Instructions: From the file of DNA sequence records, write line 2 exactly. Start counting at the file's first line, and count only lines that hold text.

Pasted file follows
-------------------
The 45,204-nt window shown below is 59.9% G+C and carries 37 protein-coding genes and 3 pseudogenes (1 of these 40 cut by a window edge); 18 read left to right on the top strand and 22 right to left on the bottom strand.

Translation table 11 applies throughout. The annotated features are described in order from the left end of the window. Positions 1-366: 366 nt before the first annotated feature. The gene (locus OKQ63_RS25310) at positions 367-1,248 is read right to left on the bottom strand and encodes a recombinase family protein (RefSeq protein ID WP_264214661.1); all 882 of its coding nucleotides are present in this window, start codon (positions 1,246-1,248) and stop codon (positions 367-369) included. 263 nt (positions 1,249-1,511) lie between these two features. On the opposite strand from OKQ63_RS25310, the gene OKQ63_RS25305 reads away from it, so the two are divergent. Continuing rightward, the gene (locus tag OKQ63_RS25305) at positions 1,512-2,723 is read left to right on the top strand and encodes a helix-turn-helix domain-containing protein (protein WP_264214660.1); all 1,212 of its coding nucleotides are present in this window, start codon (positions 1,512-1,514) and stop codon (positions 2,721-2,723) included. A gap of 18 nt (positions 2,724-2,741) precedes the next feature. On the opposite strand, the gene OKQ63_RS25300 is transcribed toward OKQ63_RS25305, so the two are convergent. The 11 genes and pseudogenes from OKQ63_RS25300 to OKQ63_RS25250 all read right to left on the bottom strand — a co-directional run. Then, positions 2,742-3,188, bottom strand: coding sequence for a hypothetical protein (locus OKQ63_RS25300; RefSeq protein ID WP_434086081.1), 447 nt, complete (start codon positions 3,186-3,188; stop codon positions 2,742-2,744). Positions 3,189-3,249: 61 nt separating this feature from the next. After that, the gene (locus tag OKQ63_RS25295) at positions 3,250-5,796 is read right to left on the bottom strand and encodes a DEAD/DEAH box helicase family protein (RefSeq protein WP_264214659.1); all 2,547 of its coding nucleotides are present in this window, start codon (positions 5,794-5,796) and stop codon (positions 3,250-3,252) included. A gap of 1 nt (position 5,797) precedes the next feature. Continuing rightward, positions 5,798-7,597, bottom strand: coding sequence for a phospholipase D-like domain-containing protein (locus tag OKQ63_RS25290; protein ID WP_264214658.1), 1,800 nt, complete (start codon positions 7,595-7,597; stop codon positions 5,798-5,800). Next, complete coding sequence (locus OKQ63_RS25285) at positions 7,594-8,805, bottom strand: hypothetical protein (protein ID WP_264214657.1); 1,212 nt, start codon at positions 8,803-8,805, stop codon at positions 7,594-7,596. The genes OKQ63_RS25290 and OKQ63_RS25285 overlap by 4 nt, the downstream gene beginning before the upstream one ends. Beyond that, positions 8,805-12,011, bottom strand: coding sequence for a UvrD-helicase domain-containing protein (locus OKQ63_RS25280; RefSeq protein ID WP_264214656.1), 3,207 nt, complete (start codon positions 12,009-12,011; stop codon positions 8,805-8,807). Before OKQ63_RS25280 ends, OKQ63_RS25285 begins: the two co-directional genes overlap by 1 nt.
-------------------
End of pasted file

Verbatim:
Translation table 11 applies throughout. The annotated features are described in order from the left end of the window. Positions 1-366: 366 nt before the first annotated feature. The gene (locus OKQ63_RS25310) at positions 367-1,248 is read right to left on the bottom strand and encodes a recombinase family protein (RefSeq protein ID WP_264214661.1); all 882 of its coding nucleotides are present in this window, start codon (positions 1,246-1,248) and stop codon (positions 367-369) included. 263 nt (positions 1,249-1,511) lie between these two features. On the opposite strand from OKQ63_RS25310, the gene OKQ63_RS25305 reads away from it, so the two are divergent. Continuing rightward, the gene (locus tag OKQ63_RS25305) at positions 1,512-2,723 is read left to right on the top strand and encodes a helix-turn-helix domain-containing protein (protein WP_264214660.1); all 1,212 of its coding nucleotides are present in this window, start codon (positions 1,512-1,514) and stop codon (positions 2,721-2,723) included. A gap of 18 nt (positions 2,724-2,741) precedes the next feature. On the opposite strand, the gene OKQ63_RS25300 is transcribed toward OKQ63_RS25305, so the two are convergent. The 11 genes and pseudogenes from OKQ63_RS25300 to OKQ63_RS25250 all read right to left on the bottom strand — a co-directional run. Then, positions 2,742-3,188, bottom strand: coding sequence for a hypothetical protein (locus OKQ63_RS25300; RefSeq protein ID WP_434086081.1), 447 nt, complete (start codon positions 3,186-3,188; stop codon positions 2,742-2,744). Positions 3,189-3,249: 61 nt separating this feature from the next. After that, the gene (locus tag OKQ63_RS25295) at positions 3,250-5,796 is read right to left on the bottom strand and encodes a DEAD/DEAH box helicase family protein (RefSeq protein WP_264214659.1); all 2,547 of its coding nucleotides are present in this window, start codon (positions 5,794-5,796) and stop codon (positions 3,250-3,252) included. A gap of 1 nt (position 5,797) precedes the next feature. Continuing rightward, positions 5,798-7,597, bottom strand: coding sequence for a phospholipase D-like domain-containing protein (locus tag OKQ63_RS25290; protein ID WP_264214658.1), 1,800 nt, complete (start codon positions 7,595-7,597; stop codon positions 5,798-5,800). Next, complete coding sequence (locus OKQ63_RS25285) at positions 7,594-8,805, bottom strand: hypothetical protein (protein ID WP_264214657.1); 1,212 nt, start codon at positions 8,803-8,805, stop codon at positions 7,594-7,596. The genes OKQ63_RS25290 and OKQ63_RS25285 overlap by 4 nt, the downstream gene beginning before the upstream one ends. Beyond that, positions 8,805-12,011, bottom strand: coding sequence for a UvrD-helicase domain-containing protein (locus OKQ63_RS25280; RefSeq protein ID WP_264214656.1), 3,207 nt, complete (start codon positions 12,009-12,011; stop codon positions 8,805-8,807). Before OKQ63_RS25280 ends, OKQ63_RS25285 begins: the two co-directional genes overlap by 1 nt.